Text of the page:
The mountain ranges of the eastern Mojave Desert produced abundant mineral wealth. A mining boom in the 1800s sparked demand for cattle, in part, to feed miners, mining operations, and emerging communities. Large ranching operations began to spread across the vast open desert. Soon railroad lines appeared with rail cars carrying supplies; hauling ores from mines to mills and smelters; and adding to the wealth of an already burgeoning community.

In the late 1800s, Southern Nevada was booming with people looking to find their fortune in gold and silver. The Rock Springs Land & Cattle Company responded to the need for food and other resources. The operation quickly grew to cover one million acres of grazing land in Southern Nevada.Unidentified people and cowboys on horseback at Walking Box Ranch

In 1927, Rock Springs sold off its interests and several smaller ranches were formed. The southern portion of the dismantled ranch became the Woolf Ranch. In 1931, John Woolf sold his ranch to movie star, Rex Bell. Bell and his famous wife, Clara Bow, named the property Walking Box Ranch, and they operated a cattle ranch on it for over a decade. The Walking Box brand was originally the “Box K” brand. Rex turned the brand on its side and renamed it Walking Box. In 1950, Walking Box Ranch was sold to Karl Weikel who renamed his property YKL Ranch. Karl and his family continued cattle ranching throughout their ownership, which spanned four decades.

In 1990, Viceroy Gold Corporation purchased the ranch to serve as a corporate retreat and for access to its nearby Castle Mountain mine. The Nature Conservancy (TNC), which had been negotiating to purchase the ranch prior to the Viceroy Gold Corporation’s ownership, purchased the surrounding Crescent Peak allotment water rights and grazing permits from Viceroy. This purchase initiated the Clark County Desert Tortoise Habitat Conservation Plan, a landmark mitigation agreement developed by TNC and other conservation partners to assure the preservation of the desert tortoise. TNC also became the holder of conservation easements to preserve and protect in perpetuity the natural, historic, scenic, and open space features and values of the Walking Box Ranch property.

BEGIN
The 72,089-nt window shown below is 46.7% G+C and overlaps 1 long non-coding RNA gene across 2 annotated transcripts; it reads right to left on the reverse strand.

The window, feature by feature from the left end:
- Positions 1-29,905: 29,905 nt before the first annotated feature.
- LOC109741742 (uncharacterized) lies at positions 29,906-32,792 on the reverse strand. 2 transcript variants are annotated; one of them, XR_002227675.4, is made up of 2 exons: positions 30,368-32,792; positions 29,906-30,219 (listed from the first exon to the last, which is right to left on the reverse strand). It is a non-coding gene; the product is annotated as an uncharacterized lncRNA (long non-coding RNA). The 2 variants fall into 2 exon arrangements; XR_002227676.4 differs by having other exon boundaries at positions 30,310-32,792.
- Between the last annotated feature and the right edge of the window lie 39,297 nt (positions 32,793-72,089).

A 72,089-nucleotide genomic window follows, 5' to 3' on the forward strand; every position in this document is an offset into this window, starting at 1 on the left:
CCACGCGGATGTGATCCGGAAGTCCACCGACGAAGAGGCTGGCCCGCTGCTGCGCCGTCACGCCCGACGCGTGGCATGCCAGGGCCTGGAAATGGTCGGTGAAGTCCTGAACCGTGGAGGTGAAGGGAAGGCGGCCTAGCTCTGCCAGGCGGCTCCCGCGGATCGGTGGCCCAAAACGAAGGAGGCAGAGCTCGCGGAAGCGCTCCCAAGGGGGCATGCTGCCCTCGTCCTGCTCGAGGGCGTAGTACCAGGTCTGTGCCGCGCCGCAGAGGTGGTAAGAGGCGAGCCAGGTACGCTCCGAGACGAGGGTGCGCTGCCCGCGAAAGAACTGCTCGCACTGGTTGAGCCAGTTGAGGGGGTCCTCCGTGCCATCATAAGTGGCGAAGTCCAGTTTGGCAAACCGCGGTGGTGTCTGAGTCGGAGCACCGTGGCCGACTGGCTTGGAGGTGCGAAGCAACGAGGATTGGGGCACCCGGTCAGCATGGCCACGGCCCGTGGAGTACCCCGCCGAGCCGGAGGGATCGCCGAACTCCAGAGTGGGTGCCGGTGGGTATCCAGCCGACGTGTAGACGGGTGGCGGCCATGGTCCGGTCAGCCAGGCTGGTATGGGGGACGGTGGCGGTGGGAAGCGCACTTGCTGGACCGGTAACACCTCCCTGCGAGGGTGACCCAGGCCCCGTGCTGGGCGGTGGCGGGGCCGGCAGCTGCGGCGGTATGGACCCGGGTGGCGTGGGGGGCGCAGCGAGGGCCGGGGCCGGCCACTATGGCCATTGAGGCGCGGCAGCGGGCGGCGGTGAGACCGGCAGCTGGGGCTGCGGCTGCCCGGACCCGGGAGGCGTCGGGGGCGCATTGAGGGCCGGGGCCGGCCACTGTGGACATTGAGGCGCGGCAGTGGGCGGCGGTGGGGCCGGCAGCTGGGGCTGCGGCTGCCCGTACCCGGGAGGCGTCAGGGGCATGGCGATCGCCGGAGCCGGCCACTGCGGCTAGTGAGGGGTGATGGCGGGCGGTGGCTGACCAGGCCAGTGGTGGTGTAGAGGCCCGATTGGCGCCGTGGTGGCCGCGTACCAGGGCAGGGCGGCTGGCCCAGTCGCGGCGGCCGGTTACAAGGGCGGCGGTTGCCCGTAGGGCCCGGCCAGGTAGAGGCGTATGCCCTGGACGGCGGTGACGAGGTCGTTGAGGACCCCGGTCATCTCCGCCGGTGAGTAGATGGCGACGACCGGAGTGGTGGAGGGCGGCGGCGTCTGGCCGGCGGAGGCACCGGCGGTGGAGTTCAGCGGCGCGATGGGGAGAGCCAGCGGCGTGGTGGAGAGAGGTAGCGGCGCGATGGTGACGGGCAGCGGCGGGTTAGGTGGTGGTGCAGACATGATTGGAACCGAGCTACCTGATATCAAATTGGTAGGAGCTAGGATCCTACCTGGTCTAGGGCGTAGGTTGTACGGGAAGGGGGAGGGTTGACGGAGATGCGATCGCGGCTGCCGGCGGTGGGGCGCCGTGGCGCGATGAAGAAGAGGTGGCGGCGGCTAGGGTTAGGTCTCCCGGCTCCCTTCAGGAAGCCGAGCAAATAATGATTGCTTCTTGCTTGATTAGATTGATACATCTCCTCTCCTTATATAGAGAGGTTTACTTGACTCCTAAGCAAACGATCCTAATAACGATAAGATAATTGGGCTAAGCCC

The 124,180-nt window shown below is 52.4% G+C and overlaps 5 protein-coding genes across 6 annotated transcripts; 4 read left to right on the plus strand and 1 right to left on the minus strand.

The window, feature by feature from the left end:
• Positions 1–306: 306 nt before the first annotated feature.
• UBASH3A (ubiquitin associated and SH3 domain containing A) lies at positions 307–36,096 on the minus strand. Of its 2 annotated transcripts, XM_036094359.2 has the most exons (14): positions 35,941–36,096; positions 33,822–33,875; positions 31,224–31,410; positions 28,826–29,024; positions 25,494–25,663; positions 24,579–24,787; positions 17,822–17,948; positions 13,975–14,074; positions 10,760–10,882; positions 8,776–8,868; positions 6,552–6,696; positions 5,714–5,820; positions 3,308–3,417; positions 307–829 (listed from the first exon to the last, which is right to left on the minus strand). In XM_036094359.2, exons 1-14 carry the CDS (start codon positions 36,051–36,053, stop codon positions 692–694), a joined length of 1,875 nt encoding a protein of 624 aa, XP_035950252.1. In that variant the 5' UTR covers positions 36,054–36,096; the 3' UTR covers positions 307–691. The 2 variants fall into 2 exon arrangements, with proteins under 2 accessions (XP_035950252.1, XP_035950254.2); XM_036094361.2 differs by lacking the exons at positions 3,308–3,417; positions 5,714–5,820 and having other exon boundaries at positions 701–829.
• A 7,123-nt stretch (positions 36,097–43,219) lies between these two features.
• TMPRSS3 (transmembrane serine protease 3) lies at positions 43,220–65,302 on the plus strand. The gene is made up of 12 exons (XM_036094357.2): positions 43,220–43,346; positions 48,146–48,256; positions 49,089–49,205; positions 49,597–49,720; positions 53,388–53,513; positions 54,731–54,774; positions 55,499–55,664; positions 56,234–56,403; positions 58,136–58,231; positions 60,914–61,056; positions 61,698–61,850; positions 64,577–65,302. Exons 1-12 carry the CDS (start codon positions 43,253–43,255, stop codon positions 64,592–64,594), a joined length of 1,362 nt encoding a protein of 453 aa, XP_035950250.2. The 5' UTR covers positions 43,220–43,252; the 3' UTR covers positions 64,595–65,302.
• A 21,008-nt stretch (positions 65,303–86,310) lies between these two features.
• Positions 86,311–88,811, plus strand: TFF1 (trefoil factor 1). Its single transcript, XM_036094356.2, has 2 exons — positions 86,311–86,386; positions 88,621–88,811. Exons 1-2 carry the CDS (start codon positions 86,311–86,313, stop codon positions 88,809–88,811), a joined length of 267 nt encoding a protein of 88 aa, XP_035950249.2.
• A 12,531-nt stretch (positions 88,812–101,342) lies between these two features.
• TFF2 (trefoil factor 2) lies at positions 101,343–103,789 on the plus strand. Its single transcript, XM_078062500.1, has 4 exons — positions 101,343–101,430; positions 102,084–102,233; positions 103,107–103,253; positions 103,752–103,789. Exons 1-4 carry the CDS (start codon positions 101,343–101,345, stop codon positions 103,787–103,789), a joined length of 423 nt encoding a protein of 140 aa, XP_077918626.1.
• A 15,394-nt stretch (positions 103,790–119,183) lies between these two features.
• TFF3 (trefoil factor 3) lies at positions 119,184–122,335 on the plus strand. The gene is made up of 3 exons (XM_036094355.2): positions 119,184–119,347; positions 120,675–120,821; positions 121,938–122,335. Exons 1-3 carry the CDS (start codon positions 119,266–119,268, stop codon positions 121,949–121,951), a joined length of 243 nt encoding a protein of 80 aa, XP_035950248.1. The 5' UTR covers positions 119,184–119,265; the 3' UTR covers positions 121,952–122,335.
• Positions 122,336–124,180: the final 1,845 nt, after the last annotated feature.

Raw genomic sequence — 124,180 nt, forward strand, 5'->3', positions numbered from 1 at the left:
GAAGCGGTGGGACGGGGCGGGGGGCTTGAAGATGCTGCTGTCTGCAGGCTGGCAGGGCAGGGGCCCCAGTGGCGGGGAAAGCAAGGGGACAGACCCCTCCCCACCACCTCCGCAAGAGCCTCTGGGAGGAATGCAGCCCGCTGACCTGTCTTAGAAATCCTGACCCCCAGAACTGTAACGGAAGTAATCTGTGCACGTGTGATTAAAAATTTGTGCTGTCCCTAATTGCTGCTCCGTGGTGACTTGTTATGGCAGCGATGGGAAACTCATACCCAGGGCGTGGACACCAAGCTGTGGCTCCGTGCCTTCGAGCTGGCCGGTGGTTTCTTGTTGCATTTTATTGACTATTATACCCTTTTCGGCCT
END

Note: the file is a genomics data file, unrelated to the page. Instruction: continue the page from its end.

The Bureau of Land Management (BLM) acquired the ranch in 2005. At that time, the University of Nevada, Las Vegas – Public Lands Institute (UNLV-PLI) entered into a cooperative management agreement with BLM and became the manager of the ranch.

Today, Walking Box Ranch is a destination for visitors, scholars, students, and scientists. As partners, the BLM and UNLV-PLI have preserved and protected this historic landmark so it can serve as a bridge between people and the rich cultural and natural heritage of the Mojave Desert.

Information provided by: UNLV Public Land Institute